The number of problem gamblers caught violating their voluntary bans from Maryland casinos doubled in March, according to a review by the News4 I-Team.
The loosening of public health restrictions has helped Maryland casinos rebound from some financial losses during the pandemic, but the easing of restrictions has also coincided with a sharp increase in violations by gamblers who have voluntarily banned themselves from casinos.
When Maryland legalized and approved regulations for casinos nearly a decade ago, the state created a “voluntary exclusion” program. Problem gamblers can voluntarily enroll in the program, which the state calls a “self-help tool” to assist them combat the addiction.
“Individuals in the Voluntary Exclusion Program who return to casinos receive a trespassing citation from local law enforcement, not for punitive purposes, but as a means to encourage them to seek (diversion),” the Maryland Lottery and Gaming Control Agency said.
Winnings can also be seized from a gambler who is caught violating the voluntary exclusion program when he or she is removed from a casino. That money goes into the Maryland Problem Gambling Fund.
Enrollment in the program has grown steadily since 2013, according to state records reviewed by the I-Team. But violations spiked suddenly in March, as public health restrictions were loosened in the state. The number of people caught violating their voluntary bans nearly doubled to approximately 70 in March. The number was sharply higher than February and much higher than pre-pandemic levels in early 2020, the I-Team found.
“They have serious and uncontrollable urges to gamble that they’ve suppressed when the casinos have been closed,” said Keith Whyte of the National Council on Problem Gambling.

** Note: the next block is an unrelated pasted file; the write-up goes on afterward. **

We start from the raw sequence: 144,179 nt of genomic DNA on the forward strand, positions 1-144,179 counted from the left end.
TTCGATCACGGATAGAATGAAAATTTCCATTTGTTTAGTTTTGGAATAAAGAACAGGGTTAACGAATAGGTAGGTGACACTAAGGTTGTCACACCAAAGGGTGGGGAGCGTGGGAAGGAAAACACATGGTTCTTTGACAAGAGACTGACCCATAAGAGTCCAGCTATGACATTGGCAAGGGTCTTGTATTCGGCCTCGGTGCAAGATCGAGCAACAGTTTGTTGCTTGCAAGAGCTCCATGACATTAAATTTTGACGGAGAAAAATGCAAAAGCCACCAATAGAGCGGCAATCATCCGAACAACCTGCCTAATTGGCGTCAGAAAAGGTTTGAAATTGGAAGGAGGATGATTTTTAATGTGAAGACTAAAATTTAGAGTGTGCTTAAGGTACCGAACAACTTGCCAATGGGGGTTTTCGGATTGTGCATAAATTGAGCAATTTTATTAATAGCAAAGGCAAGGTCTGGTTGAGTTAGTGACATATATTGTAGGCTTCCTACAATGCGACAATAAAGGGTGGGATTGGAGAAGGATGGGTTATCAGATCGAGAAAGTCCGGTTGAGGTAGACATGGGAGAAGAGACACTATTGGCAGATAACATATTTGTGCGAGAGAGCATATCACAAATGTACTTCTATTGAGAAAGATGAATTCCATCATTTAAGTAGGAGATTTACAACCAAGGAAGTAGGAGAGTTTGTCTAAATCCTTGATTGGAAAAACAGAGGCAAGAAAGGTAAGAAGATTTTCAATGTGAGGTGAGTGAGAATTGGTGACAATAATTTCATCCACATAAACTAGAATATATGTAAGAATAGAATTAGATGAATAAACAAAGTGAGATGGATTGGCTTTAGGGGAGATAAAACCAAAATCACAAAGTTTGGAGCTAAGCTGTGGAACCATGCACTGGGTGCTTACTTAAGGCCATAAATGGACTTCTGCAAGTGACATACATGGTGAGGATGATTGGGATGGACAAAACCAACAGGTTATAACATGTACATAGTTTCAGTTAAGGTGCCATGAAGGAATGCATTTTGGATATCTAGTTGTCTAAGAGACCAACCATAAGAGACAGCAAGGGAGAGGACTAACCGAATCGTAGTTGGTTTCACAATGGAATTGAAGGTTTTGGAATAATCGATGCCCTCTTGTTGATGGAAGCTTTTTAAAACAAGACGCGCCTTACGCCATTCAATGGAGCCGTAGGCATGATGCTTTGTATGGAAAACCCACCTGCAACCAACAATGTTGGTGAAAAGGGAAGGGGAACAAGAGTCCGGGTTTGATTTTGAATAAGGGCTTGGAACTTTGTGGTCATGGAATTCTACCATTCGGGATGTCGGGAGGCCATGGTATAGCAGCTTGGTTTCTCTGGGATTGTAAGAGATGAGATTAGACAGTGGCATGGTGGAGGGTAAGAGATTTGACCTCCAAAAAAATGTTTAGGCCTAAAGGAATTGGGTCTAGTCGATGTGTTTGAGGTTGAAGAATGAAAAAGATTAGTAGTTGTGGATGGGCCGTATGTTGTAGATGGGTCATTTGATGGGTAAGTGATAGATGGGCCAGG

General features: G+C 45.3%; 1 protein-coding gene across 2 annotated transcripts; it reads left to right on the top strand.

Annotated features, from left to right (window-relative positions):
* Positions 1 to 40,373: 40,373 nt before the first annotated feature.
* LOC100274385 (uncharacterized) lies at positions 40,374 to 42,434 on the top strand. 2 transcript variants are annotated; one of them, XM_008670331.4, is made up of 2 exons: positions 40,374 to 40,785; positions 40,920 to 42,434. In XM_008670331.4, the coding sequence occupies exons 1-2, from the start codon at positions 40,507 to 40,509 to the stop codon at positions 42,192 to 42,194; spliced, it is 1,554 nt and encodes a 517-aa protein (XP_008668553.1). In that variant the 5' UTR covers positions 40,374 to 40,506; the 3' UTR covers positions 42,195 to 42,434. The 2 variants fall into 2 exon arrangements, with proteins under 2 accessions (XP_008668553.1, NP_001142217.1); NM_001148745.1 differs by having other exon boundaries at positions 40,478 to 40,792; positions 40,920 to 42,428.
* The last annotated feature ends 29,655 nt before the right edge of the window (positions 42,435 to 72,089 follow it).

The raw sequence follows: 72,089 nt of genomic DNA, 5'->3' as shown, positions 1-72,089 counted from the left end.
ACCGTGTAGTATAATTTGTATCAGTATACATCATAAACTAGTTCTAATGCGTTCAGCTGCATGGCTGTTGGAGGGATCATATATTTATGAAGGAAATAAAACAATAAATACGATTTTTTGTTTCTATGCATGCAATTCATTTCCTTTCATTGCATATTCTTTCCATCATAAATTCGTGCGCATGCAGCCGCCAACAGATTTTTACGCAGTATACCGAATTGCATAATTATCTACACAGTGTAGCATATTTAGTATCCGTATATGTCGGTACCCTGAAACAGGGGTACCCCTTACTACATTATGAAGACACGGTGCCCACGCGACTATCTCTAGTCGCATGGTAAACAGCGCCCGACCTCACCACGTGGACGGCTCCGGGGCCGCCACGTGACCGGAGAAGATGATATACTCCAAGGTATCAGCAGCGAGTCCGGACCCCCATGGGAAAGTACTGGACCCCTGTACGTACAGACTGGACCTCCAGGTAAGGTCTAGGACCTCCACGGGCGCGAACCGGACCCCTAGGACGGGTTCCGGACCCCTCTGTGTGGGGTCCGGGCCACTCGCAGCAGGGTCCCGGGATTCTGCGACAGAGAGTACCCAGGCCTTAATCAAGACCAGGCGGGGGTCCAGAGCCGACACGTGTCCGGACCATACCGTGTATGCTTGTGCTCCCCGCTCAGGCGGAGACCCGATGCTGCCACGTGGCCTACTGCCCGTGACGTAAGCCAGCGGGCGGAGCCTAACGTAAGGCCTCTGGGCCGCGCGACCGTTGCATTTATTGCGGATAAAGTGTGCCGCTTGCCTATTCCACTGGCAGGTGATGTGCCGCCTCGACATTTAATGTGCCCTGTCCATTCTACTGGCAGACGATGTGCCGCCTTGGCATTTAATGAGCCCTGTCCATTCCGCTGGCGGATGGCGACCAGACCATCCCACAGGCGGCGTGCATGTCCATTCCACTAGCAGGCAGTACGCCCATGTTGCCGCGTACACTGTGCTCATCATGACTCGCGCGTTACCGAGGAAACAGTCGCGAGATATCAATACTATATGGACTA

“Now that casinos are reopening, it’s not surprising you’re seeing this increase in violations,” Whyte said.
The I-Team checked with several states that operate or monitor casino “self-exclusion” programs. New York and Michigan gaming agencies both declined I-Team requests to release figures on violations, instead requiring formal Freedom of Information Act requests, which remain pending. Pennsylvania, which is home to multiple major casinos, released its numbers of voluntary-exclusion violations to the I-Team. The data showed a sharp increase as pandemic health restrictions were eased. Pennsylvania reported approximately 370 problem gambler “self-ban” violations between January and March 2021, up from nearly 155 violations between January and March 2020.
“The only way to ensure these gamblers stay out of casinos is for them to get treatment for their gambling problem,” Whyte said. “Self-exclusion is not addressing the root cause.”
The American Gaming Association said U.S. casinos use technology to help enforce voluntary exclusion programs. The organization also credits MGM National Harbor casino in Prince George’s County with regularly checking IDs of patrons as they enter.
“The truth is there are 3 percent of the population that take this a little bit too seriously and need help and need interventions,” American Gaming Association spokesman Casey Clark said.